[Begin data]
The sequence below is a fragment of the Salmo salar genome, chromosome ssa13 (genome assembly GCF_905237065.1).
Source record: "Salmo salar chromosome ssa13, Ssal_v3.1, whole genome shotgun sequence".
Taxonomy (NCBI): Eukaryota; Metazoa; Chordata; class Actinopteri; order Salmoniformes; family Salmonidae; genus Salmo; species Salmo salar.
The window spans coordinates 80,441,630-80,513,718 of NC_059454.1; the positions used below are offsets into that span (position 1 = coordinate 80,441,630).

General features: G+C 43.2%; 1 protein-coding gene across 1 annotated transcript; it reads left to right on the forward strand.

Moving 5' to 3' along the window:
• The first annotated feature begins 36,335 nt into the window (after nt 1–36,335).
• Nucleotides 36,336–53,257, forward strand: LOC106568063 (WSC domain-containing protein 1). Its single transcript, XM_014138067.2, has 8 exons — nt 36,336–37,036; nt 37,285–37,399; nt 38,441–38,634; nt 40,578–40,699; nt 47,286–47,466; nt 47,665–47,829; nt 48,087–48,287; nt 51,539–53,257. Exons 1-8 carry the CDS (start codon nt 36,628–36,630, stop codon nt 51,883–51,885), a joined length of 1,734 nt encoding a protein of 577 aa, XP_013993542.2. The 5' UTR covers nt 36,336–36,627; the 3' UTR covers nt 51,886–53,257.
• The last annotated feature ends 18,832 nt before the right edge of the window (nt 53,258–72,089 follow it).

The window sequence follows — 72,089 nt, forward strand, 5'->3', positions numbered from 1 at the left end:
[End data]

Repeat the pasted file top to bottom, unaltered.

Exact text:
The sequence below is a fragment of the Salmo salar genome, chromosome ssa13 (genome assembly GCF_905237065.1).
Source record: "Salmo salar chromosome ssa13, Ssal_v3.1, whole genome shotgun sequence".
Taxonomy (NCBI): Eukaryota; Metazoa; Chordata; class Actinopteri; order Salmoniformes; family Salmonidae; genus Salmo; species Salmo salar.
The window spans coordinates 80,441,630-80,513,718 of NC_059454.1; the positions used below are offsets into that span (position 1 = coordinate 80,441,630).

General features: G+C 43.2%; 1 protein-coding gene across 1 annotated transcript; it reads left to right on the forward strand.

Moving 5' to 3' along the window:
• The first annotated feature begins 36,335 nt into the window (after nt 1–36,335).
• Nucleotides 36,336–53,257, forward strand: LOC106568063 (WSC domain-containing protein 1). Its single transcript, XM_014138067.2, has 8 exons — nt 36,336–37,036; nt 37,285–37,399; nt 38,441–38,634; nt 40,578–40,699; nt 47,286–47,466; nt 47,665–47,829; nt 48,087–48,287; nt 51,539–53,257. Exons 1-8 carry the CDS (start codon nt 36,628–36,630, stop codon nt 51,883–51,885), a joined length of 1,734 nt encoding a protein of 577 aa, XP_013993542.2. The 5' UTR covers nt 36,336–36,627; the 3' UTR covers nt 51,886–53,257.
• The last annotated feature ends 18,832 nt before the right edge of the window (nt 53,258–72,089 follow it).

The window sequence follows — 72,089 nt, forward strand, 5'->3', positions numbered from 1 at the left end: